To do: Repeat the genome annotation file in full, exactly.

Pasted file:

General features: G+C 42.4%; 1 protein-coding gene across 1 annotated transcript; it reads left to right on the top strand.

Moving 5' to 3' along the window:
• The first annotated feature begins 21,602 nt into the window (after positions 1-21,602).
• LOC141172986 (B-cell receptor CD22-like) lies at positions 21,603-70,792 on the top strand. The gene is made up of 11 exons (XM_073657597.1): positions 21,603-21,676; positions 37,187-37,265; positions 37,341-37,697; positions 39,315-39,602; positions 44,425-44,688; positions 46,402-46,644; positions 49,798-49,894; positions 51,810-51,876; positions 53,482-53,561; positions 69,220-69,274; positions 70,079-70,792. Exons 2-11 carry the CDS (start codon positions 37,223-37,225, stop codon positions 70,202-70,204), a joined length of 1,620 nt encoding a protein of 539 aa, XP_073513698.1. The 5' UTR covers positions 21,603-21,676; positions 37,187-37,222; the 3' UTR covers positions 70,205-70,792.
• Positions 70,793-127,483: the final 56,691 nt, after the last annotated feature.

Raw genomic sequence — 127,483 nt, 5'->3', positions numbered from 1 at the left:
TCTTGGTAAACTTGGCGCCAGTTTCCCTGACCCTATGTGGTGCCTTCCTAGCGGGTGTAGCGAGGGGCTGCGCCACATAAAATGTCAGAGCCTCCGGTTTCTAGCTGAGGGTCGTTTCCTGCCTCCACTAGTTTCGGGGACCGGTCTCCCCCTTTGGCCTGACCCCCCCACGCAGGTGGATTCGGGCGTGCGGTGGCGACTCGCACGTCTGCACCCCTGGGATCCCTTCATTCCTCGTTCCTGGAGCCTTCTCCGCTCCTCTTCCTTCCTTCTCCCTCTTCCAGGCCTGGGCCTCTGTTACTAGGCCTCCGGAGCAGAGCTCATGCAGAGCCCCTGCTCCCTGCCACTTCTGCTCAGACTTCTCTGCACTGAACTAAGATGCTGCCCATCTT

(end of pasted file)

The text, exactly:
General features: G+C 42.4%; 1 protein-coding gene across 1 annotated transcript; it reads left to right on the top strand.

Moving 5' to 3' along the window:
• The first annotated feature begins 21,602 nt into the window (after positions 1-21,602).
• LOC141172986 (B-cell receptor CD22-like) lies at positions 21,603-70,792 on the top strand. The gene is made up of 11 exons (XM_073657597.1): positions 21,603-21,676; positions 37,187-37,265; positions 37,341-37,697; positions 39,315-39,602; positions 44,425-44,688; positions 46,402-46,644; positions 49,798-49,894; positions 51,810-51,876; positions 53,482-53,561; positions 69,220-69,274; positions 70,079-70,792. Exons 2-11 carry the CDS (start codon positions 37,223-37,225, stop codon positions 70,202-70,204), a joined length of 1,620 nt encoding a protein of 539 aa, XP_073513698.1. The 5' UTR covers positions 21,603-21,676; positions 37,187-37,222; the 3' UTR covers positions 70,205-70,792.
• Positions 70,793-127,483: the final 56,691 nt, after the last annotated feature.

Raw genomic sequence — 127,483 nt, 5'->3', positions numbered from 1 at the left:
TCTTGGTAAACTTGGCGCCAGTTTCCCTGACCCTATGTGGTGCCTTCCTAGCGGGTGTAGCGAGGGGCTGCGCCACATAAAATGTCAGAGCCTCCGGTTTCTAGCTGAGGGTCGTTTCCTGCCTCCACTAGTTTCGGGGACCGGTCTCCCCCTTTGGCCTGACCCCCCCACGCAGGTGGATTCGGGCGTGCGGTGGCGACTCGCACGTCTGCACCCCTGGGATCCCTTCATTCCTCGTTCCTGGAGCCTTCTCCGCTCCTCTTCCTTCCTTCTCCCTCTTCCAGGCCTGGGCCTCTGTTACTAGGCCTCCGGAGCAGAGCTCATGCAGAGCCCCTGCTCCCTGCCACTTCTGCTCAGACTTCTCTGCACTGAACTAAGATGCTGCCCATCTT